Fees deter 30,000 students

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Ministers are bracing themselves for an announcement this week of a sharp fall of around 30,000 university applications after the Government's decision to charge tuition fees of pounds 1,000 a year from next September.

Tomorrow is the deadline for applications, and confidential figures sent out to universities at the end of last week suggest that the fall could be as much as between eight and 10 per cent - unless, that is, there is an unprecedented rush of applications this weekend.

Officials at the Universities and Colleges Admissions Service (UCAS) were working through the weekend to clear piles of last-minute applications. The figures sent to universities show that the number of overseas and EU applicants is up, suggesting that the figure for home applicants may be even lower than the Government fears.

New universities appear to have suffered the most, with applications for some down by as much as a quarter. Even Oxford University has experienced a marginal fall in the number of applicants.

Conservatives argue that tomorrow's figures will expose as hollow the Government's contention that it wants the number of young people in higher education to increase. They say that the abolition of grants for living costs and their replacement by a loan is more likely to deter applicants than the introduction of tuition fees.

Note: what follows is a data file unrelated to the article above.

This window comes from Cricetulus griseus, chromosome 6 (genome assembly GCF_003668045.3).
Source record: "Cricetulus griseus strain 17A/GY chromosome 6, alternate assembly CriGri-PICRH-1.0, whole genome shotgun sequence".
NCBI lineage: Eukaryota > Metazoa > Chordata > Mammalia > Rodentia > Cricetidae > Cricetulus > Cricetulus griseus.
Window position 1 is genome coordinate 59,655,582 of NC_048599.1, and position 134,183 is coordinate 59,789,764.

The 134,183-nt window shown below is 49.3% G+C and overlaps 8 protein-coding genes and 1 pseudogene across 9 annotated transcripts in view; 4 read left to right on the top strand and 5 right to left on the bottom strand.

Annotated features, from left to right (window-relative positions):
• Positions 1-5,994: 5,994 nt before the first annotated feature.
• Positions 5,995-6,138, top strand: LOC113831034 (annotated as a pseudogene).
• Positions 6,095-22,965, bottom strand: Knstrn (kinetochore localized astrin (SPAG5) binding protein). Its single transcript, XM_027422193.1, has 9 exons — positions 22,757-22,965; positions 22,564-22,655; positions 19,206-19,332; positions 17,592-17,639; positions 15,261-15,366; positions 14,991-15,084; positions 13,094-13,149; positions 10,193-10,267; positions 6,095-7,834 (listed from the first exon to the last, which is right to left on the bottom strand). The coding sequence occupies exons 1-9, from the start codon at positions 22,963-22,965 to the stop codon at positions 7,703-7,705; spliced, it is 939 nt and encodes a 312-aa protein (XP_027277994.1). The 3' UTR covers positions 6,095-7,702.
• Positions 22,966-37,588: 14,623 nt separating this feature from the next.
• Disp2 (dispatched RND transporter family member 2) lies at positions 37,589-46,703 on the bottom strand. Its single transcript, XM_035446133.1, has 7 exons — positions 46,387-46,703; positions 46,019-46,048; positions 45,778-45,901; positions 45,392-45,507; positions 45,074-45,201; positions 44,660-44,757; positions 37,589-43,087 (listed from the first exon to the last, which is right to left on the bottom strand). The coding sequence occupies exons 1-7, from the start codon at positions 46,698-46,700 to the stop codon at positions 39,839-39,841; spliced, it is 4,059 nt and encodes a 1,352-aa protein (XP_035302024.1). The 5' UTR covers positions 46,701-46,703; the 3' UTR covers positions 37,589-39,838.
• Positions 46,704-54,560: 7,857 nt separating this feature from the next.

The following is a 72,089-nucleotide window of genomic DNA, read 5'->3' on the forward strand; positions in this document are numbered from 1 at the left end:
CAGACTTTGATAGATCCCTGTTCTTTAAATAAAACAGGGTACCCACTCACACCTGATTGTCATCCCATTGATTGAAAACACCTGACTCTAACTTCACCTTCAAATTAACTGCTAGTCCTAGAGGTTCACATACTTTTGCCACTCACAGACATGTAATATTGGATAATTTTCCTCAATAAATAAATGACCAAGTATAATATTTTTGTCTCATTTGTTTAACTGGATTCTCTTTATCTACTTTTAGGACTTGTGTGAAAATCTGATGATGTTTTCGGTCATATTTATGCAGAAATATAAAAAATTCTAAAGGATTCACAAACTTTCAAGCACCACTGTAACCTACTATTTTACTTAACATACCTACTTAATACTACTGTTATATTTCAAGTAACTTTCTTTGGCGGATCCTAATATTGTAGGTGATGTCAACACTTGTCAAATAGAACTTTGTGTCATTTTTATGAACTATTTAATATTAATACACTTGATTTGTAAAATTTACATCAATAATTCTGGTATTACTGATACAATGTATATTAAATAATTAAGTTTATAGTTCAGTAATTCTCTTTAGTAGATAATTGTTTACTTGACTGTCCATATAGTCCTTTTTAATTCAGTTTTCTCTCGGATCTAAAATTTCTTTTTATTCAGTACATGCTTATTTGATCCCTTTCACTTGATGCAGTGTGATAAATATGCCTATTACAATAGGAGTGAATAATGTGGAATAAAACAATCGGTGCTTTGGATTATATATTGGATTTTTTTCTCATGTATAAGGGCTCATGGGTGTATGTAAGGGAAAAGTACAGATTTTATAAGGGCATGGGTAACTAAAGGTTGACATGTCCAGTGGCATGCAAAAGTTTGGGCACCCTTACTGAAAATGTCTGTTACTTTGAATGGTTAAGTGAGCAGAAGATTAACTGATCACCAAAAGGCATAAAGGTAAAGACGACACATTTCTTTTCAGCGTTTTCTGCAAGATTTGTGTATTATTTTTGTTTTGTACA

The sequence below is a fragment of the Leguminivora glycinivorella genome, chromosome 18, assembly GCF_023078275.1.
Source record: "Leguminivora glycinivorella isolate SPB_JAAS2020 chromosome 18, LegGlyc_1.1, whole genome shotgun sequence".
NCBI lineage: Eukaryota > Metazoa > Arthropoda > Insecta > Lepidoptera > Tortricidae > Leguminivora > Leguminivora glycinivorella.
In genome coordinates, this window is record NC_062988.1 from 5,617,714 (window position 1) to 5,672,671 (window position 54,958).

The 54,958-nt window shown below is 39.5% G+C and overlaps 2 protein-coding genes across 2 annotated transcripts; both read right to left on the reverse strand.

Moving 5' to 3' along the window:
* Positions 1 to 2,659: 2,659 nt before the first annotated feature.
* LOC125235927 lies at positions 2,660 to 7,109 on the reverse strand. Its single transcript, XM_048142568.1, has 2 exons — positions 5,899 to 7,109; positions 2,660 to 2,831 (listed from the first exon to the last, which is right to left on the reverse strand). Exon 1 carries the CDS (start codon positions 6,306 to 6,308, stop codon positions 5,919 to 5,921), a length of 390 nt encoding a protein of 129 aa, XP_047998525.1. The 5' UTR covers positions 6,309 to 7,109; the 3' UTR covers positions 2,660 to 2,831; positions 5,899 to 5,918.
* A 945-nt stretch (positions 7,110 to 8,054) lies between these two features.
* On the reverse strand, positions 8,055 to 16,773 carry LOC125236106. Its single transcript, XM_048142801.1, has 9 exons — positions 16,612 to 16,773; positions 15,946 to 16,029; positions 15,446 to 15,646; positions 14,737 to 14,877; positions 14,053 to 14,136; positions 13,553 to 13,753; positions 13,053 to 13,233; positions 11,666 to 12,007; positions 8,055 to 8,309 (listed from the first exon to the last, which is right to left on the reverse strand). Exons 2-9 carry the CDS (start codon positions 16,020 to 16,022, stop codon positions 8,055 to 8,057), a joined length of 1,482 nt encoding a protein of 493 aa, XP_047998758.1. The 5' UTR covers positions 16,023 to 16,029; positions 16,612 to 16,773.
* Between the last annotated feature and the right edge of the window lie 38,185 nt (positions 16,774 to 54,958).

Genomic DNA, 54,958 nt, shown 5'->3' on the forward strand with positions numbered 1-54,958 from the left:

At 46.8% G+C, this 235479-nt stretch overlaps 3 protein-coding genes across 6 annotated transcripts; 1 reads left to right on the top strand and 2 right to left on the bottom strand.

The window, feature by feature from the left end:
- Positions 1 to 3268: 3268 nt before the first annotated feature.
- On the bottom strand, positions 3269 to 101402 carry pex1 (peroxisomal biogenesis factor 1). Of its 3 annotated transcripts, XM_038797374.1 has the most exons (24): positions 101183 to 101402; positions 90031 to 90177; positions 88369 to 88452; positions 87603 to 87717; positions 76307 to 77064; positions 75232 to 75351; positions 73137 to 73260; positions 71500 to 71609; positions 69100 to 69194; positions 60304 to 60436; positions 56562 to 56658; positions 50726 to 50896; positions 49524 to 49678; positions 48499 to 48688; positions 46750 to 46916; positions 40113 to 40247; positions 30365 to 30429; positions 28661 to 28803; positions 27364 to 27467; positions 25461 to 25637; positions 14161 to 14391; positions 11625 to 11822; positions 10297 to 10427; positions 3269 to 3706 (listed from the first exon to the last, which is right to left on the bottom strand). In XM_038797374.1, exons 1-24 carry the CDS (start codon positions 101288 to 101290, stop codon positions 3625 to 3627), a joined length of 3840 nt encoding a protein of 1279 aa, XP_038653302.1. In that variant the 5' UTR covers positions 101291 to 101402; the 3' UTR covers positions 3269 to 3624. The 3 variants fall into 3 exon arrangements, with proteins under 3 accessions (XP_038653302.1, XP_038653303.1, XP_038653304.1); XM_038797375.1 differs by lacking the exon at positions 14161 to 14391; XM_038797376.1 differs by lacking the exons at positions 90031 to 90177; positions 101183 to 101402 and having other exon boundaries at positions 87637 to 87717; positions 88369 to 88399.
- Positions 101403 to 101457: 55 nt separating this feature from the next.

Ministers will deny that the decline in numbers is serious, and portray it as a small drop, most of which can be explained, they say, by the 26,000 extra students believed to have gone to university this year to avoid paying tuition fees.

Universities offered places for 310,000 students this autumn, but 336,000 were admitted. The Government is also hoping that some students have merely delayed their applications because they are uncertain about details of the new funding arrangements.

Dr Kim Howells, junior education and employment minister, told the Commons last week that, even in previous years, 25 per cent of applications have been made after the closing date. UCAS, the Vice-Chancellors' Committee and the Standing Conference of Principals have just sent out 400,000 leaflets to schools, reminding potential applicants that it is not too late to apply. The leaflets also explain the financial rewards associated with a university degree.

Tony Higgins, UCAS chief executive, said that the organisation would make no comment until after the deadline.